December 25, 2018 · 13:44
Schumacher’s God’s Hammer is the story of Hakon Haraldsson, a boy, who matures to become the first Christian Viking king. Sent as a gift of trust to be raised in the court of the English king Athelstan, Hakon adopts the ways of the English including the religion. Later after the death of his father, he returns to his homeland with the help of those who which to overthrow his brother Eric Bloodaxe. Hakon must again free himself as a pawn in other’s plans and create his destiny. An excellent mix of history and where the record is thin, plausible fiction completes the story. Very well done historical fiction.
December 14, 2018 · 20:00
Land Warfare Since 1860: A Global History of Boots on the Ground by Jeremy Black is a detailed history of the evolution of land warfare in the modern age. Black MBE is a British historian and a Professor of History at the University of Exeter. He is a senior fellow at the Center for the Study of America and the West at the Foreign Policy Research Institute.
In examing history, each era had its change in warfare that was seen as devastating. The Greek phalanx was unbeatable, the longbow that nullified the protection of armor, gunpowder changed weapons and made fortifications much less secure. Total warfare of the twentieth century is also considered new, but the Mongol conquests were responsible for the death of up to 5% of the world population. Even mass production of weapons dates back to the Vikings and European archers.
What makes warfare since 1860 unique is more the modern memory than perhaps its effects. Modern land warfare is different in it constantness and the communication of wars. News travels fast and spreads wide. We are much more aware of the slaughter than in eras before electronic communications (telegraph to Twitter). The wholesale slaughter of WWI and the bombing of cities in WWII were the establishment of might in warfare. The strongest, best-trained force usually won. The added strength of American forces in WWI helped change the tide of the war as both sides fought to exhaustion. Nationalism grew. Vietnam struggled to gain its independence well before turning to the Soviets for help. Empire, the British Empire to America’s occupation of Latin American countries, added to the world’s struggles. Ideas and religion continued to play a dominant role in the world — from Japanese loyalty to the emperor to ISIS. The mighty Soviet Union was unable to dominate in Afghanistan. Even America is about to enter its twentieth year in Afghanistan. The world’s lone superpower and the country that accounts for 37% of the worlds military spending is not decisive in a nation that ranks 108th in GDP.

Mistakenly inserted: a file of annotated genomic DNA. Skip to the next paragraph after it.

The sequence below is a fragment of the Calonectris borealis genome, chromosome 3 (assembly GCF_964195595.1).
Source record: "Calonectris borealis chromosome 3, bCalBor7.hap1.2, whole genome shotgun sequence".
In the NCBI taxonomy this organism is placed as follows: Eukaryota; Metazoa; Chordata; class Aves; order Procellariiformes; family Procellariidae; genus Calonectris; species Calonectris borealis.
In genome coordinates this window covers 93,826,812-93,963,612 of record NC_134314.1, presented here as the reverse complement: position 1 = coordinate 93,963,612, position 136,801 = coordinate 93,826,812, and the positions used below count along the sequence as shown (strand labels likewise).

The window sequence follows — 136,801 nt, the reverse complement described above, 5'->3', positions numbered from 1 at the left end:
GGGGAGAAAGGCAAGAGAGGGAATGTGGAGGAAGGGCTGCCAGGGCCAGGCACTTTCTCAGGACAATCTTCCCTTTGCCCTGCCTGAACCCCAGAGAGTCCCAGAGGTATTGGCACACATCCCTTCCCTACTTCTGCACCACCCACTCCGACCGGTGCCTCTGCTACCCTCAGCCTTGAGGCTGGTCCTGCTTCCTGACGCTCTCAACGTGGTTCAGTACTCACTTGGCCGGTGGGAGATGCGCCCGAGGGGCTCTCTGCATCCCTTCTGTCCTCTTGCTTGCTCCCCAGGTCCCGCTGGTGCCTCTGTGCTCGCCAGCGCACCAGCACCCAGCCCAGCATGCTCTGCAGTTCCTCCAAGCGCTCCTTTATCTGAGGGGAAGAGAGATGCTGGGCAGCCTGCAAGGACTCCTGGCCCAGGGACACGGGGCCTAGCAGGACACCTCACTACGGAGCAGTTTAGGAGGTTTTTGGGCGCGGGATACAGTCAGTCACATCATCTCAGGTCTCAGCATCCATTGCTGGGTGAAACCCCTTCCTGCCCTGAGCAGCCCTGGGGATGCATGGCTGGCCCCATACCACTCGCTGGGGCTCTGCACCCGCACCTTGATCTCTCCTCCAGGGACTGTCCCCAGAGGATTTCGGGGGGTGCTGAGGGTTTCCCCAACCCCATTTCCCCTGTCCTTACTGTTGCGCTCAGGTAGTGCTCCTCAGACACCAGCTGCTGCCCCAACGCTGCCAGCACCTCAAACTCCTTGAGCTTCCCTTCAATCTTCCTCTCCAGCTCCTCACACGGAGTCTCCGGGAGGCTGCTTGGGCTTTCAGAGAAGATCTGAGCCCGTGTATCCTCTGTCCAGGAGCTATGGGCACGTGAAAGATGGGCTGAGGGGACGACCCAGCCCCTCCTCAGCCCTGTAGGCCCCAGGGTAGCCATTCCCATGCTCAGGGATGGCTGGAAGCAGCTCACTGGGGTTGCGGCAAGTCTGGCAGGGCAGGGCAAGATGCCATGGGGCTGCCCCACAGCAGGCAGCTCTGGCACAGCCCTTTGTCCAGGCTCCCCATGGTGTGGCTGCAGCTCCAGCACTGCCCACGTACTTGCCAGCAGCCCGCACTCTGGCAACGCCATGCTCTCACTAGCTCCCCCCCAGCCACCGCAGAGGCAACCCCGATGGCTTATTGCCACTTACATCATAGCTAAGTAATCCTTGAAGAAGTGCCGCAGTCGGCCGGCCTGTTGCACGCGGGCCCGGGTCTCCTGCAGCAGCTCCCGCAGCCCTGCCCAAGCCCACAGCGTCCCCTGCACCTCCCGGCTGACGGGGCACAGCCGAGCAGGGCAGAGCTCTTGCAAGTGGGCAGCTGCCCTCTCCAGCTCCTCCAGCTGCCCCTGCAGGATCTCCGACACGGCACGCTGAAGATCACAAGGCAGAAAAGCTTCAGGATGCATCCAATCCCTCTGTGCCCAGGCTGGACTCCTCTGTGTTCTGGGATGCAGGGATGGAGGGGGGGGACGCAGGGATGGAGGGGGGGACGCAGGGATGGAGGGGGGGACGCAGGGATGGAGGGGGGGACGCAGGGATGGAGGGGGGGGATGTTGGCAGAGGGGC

Black writes an excellent history of land warfare which includes many smaller wars and even wars of unification. The modern battlefield is much different than those of the nineteenth century and before. Technology has allowed killing at great distances. Remotely operated drones in the Middle East find their targets while being piloted from half a world away. Satellites update enemy movement in real-time allowing armies to adjust their plans. Artillery has grown in importance and accuracy. The tank and armored vehicles replaced the horse cavalry. War is a challenge of advancement and counters to progress. An IED although primitive has proven to be effective against a modern army. Warfare is not as straightforward as one may think and Black brings out the complexities that exist on and off of the modern battlefield in times of war. A well written and excellently documented history of the modern age of warfare.
December 10, 2018 · 17:33
In her endeavor to inspire the younger generations, Christine Horner uses the ideals of previous generations to spread the ideals of unity, equality, and mindful leadership. Of course, there is more than just time that separates the generations. Technology has changed the size, definition, and diversity of “community.” Now information and friendships instantaneously spread around the world with a single click. Awaking Leadership is an enlightening read for Generation Y and Z and a reminder of earlier days for Boomers before we fell into lockstep with the corporate world or were molded by the ideas of others. Horner modernizes and adds a new twist to Richard Bach and the Age of Aquarius in this very written and informative book.